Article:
McDonald's Binges and Downtime with the Final Five: Swimmers Maya DiRado and Conor Dwyer Share Behind-the-Scenes Olympics Moments
Maya DiRado and Conor Dwyer share their favorite cheat meals and other Olympic sports to watch in a People Live interview
One and done.
U.S. swimmer Maya DiRado earned an impressive four medals at the Rio summer Olympics, her first – and last – time on the world stage. And, unfortunately, not even the fun of the athletes’ village could persuade her to give it another go in 2020.
DiRado and fellow Team U.S.A. swimmer Conor Dwyer, gave PEOPLE the full behind-the-scenes scoop on their time in Brazil, Monday, during a Facebook Live chat – including why the former is ready to retire at 23.
“I’m really going to retire, it feels very good to say that and think about new things. But this is so much fun and I could not have asked for a better Olympics,” DiRado says, noting that she’ll start a new job at McKinsey and Co., an Atlanta, Georgia, management consulting firm, in January.
Now, she and Dwyer, 27, are happy to reflect on a successful run in Rio. Dwyer took the gold in the men’s 4x100m freestyle relay and bronze in the 200m men’s individual freestyle, while DiRado took gold in the women’s 4x200m freestyle relay and in the 200m backstroke, a silver in the 400m individual medley and a bronze in the 200m individual medley.
During the Olympics, the pair mingled with other Team U.S.A. athletes, including the Final Five.
“They’re fun, nice, good girls and they killed it too,” Dwyer says of the athletes (Gabby Douglas, Aly Raisman, Simone Biles, Laurie Hernandez and Madison Kocian), who took team gold in the women’s gymnastics.
Dwyer and DiRado brushed shoulders with more than just competitors from their own country, though, cohabitating with some of the world’s champions in the athletes’ village.
“U.S.A. has its own building, so you kind of go there and do your own thing,” DiRado says. “But in the dining hall everybody eats together, everybody’s there at the same time. So it’s really cool to just walk around and see all the different athletes and kind of guess what sport they play.”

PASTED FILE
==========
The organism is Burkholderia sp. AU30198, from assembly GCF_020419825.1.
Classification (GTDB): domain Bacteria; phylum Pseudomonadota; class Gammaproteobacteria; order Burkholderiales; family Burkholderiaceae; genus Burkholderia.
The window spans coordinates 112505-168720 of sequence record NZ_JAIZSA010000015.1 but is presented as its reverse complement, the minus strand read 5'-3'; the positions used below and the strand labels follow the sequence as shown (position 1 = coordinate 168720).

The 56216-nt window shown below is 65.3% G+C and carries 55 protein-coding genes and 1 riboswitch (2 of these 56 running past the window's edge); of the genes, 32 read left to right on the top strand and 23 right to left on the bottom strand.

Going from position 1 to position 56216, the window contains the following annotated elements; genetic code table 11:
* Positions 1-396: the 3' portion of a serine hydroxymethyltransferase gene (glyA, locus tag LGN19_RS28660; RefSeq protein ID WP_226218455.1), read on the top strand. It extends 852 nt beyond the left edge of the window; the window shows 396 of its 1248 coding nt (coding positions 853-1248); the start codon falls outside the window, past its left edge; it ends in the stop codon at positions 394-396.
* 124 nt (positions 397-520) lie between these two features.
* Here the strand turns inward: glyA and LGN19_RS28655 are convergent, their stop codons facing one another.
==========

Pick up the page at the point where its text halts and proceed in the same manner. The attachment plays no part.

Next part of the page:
Not a fan of a cafeteria? There was also a McDonald’s in the village, which drew lengthy lines almost all day long, according to Dwyer.
“I crushed some McDonald’s,” he says. “That was my first cheat meal.”
In fact, Dwyer and his roommates – Michael Phelps and Jimmy Feigen – developed a trade-off system to get their fix.
The swimming teammates are all quite close, Dwyer and DiRado say.
“Everybody has kind of grown up swimming together,” DiRado says. “You swim against these people for forever.”
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Both, though, are excited for some downtime. While Dwyer will spend some time surfing (his “secret talent”!), DiRado has plans to get some ink.
“I think I’m gonna get my tattoo this week, we’re gonna find a place in Brooklyn,” she reveals, explaining that she hopes to get the Olympic rings – a tattoo Dwyer already has. “It’s kind of like a big tradition among the swim team, at least, it’s a big deal for the swimmers.”
Dwyer will be back in the pool in less than a month, though.
He says, “I’m on for 2020.”